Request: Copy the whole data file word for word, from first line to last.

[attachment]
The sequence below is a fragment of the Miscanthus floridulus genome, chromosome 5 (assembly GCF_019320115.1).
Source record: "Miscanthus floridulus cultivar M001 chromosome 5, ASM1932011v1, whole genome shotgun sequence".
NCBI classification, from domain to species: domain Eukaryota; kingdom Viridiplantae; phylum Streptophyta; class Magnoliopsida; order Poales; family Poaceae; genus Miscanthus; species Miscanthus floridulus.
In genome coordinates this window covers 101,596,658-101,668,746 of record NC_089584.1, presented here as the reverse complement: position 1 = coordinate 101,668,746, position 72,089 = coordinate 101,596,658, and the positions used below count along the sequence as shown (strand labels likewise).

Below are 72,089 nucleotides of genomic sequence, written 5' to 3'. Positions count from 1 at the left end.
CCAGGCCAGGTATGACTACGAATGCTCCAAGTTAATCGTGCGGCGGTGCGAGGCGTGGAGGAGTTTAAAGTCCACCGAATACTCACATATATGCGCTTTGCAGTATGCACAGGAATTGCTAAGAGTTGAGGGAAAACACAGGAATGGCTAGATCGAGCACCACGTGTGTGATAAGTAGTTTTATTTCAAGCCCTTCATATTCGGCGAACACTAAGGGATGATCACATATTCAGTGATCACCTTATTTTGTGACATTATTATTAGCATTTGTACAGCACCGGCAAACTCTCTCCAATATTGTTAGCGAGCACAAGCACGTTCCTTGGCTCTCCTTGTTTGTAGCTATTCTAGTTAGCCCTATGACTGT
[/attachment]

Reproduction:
The sequence below is a fragment of the Miscanthus floridulus genome, chromosome 5 (assembly GCF_019320115.1).
Source record: "Miscanthus floridulus cultivar M001 chromosome 5, ASM1932011v1, whole genome shotgun sequence".
NCBI classification, from domain to species: domain Eukaryota; kingdom Viridiplantae; phylum Streptophyta; class Magnoliopsida; order Poales; family Poaceae; genus Miscanthus; species Miscanthus floridulus.
In genome coordinates this window covers 101,596,658-101,668,746 of record NC_089584.1, presented here as the reverse complement: position 1 = coordinate 101,668,746, position 72,089 = coordinate 101,596,658, and the positions used below count along the sequence as shown (strand labels likewise).

Below are 72,089 nucleotides of genomic sequence, written 5' to 3'. Positions count from 1 at the left end.
CCAGGCCAGGTATGACTACGAATGCTCCAAGTTAATCGTGCGGCGGTGCGAGGCGTGGAGGAGTTTAAAGTCCACCGAATACTCACATATATGCGCTTTGCAGTATGCACAGGAATTGCTAAGAGTTGAGGGAAAACACAGGAATGGCTAGATCGAGCACCACGTGTGTGATAAGTAGTTTTATTTCAAGCCCTTCATATTCGGCGAACACTAAGGGATGATCACATATTCAGTGATCACCTTATTTTGTGACATTATTATTAGCATTTGTACAGCACCGGCAAACTCTCTCCAATATTGTTAGCGAGCACAAGCACGTTCCTTGGCTCTCCTTGTTTGTAGCTATTCTAGTTAGCCCTATGACTGT